... I have no intention of taking notice of a signal of that nature from an ex colonial
or words to that effect. If true, a typically British response. On a more friendly note, we also took part in a large US Navy exercise to Iwo Jima in 1954: Exercise Mardivlex. Iwo Jima is a tiny island in the North Pacific on which there was a costly battle in the second world war. The US needed the island as a landing strip for planes going to and from Japan on bombing missions. The cost in lives for taking the Island was 6,000 US servicemen killed and the entire Japanese garrison of 23,000.
The Yanks were very generous. If in harbour with them, they were quick to send over big canisters of ice cream to our ship, an unheard of luxury for us. They would also loan us movies, which was good. On occasions we would exchange men for a day. Their meals were good. The Yanks, when on our ship, had a culture shock at meal times. They would make remarks to the effect that they wouldn't feed the hogs back home on what passed for our dinners. We would give them our rum ration to cheer them up. When my tour of duty ended after eighteen months we flew home, which was quite a change to our trip out there.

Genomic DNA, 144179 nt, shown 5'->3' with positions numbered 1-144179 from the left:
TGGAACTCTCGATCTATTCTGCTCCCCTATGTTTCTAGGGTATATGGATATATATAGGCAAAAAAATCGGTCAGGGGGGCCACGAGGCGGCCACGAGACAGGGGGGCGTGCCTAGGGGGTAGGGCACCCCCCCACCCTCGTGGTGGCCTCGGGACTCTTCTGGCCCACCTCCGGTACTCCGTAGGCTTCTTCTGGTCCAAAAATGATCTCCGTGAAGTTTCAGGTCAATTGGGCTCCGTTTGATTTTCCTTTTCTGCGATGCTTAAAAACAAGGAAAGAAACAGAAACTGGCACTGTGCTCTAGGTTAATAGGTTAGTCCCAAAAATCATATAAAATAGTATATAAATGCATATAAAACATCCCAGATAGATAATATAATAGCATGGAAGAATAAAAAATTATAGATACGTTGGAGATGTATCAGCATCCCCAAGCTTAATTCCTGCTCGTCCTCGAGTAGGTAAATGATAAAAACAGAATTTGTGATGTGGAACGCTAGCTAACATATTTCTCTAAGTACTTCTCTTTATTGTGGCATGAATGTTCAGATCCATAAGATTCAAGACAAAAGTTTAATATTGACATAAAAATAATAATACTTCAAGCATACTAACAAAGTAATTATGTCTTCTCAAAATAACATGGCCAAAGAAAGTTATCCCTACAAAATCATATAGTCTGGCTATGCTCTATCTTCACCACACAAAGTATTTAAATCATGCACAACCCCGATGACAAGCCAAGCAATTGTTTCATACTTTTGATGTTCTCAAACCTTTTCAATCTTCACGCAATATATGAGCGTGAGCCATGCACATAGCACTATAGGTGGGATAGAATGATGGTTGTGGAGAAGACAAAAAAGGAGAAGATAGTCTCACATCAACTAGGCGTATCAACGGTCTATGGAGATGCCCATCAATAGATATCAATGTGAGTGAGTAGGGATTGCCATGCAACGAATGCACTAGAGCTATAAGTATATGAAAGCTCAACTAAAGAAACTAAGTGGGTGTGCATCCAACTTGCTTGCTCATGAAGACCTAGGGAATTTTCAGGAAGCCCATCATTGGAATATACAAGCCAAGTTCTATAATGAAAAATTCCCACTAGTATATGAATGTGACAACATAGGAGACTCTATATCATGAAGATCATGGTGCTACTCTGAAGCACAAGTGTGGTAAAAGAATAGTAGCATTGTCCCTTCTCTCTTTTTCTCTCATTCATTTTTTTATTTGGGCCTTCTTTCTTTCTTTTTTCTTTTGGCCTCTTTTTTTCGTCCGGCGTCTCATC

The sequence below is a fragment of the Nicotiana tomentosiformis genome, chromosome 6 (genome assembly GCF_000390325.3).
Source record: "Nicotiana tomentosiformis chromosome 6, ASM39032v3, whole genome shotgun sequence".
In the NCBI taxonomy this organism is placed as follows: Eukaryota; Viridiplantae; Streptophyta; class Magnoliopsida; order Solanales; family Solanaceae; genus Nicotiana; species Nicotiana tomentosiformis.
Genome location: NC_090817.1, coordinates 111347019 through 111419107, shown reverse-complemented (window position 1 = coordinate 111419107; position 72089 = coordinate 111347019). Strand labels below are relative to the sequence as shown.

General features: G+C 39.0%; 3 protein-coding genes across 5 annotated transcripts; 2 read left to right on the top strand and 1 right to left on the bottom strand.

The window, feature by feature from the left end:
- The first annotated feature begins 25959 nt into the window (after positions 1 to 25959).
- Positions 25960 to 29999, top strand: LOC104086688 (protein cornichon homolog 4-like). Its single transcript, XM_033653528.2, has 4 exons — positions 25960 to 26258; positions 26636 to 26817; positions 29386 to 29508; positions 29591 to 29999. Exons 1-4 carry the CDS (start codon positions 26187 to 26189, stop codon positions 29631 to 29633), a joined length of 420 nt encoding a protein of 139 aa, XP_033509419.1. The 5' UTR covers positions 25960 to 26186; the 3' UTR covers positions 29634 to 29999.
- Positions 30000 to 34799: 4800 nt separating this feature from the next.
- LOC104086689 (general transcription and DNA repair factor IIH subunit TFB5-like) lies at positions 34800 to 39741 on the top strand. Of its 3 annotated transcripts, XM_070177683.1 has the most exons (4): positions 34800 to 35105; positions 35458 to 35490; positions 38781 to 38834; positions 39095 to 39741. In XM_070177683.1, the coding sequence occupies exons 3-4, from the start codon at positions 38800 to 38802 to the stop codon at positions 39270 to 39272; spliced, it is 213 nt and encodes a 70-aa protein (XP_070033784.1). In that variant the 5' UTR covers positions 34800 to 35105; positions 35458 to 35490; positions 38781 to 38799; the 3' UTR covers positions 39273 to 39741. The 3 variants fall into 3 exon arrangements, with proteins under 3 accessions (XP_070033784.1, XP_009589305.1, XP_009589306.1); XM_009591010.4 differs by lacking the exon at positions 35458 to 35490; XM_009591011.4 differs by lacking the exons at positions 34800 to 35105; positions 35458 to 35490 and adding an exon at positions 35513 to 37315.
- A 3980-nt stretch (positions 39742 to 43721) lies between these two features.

I joined the Pickle in Hull on a Sunday night, and on Monday morning we sailed for Norway. It was winter, and very cold. Our duty was fishery protection, looking after our deep sea fishing boats as they fished up in the northern seas. We also did a little spying on the Russians whilst up there. We sailed off Iceland and in the Norwegian and Barents seas.
We had special cold weather clothing - and we needed it. In the snow storms the radar wasn't much good so we had to do lookout in the bow of the ship. I remember how a film of ice used to form between one's eyelids. Our lookout stint only lasted twenty minutes at a time due to the severe weather.